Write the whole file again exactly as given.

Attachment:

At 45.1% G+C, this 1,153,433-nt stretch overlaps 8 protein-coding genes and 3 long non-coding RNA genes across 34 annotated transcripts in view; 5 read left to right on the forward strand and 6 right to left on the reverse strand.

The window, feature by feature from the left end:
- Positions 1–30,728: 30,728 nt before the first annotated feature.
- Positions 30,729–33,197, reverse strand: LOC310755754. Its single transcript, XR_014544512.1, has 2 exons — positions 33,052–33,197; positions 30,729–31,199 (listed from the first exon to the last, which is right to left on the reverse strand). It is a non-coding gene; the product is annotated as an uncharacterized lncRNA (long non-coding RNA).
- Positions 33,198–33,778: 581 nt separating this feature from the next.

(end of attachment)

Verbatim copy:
At 45.1% G+C, this 1,153,433-nt stretch overlaps 8 protein-coding genes and 3 long non-coding RNA genes across 34 annotated transcripts in view; 5 read left to right on the forward strand and 6 right to left on the reverse strand.

The window, feature by feature from the left end:
- Positions 1–30,728: 30,728 nt before the first annotated feature.
- Positions 30,729–33,197, reverse strand: LOC310755754. Its single transcript, XR_014544512.1, has 2 exons — positions 33,052–33,197; positions 30,729–31,199 (listed from the first exon to the last, which is right to left on the reverse strand). It is a non-coding gene; the product is annotated as an uncharacterized lncRNA (long non-coding RNA).
- Positions 33,198–33,778: 581 nt separating this feature from the next.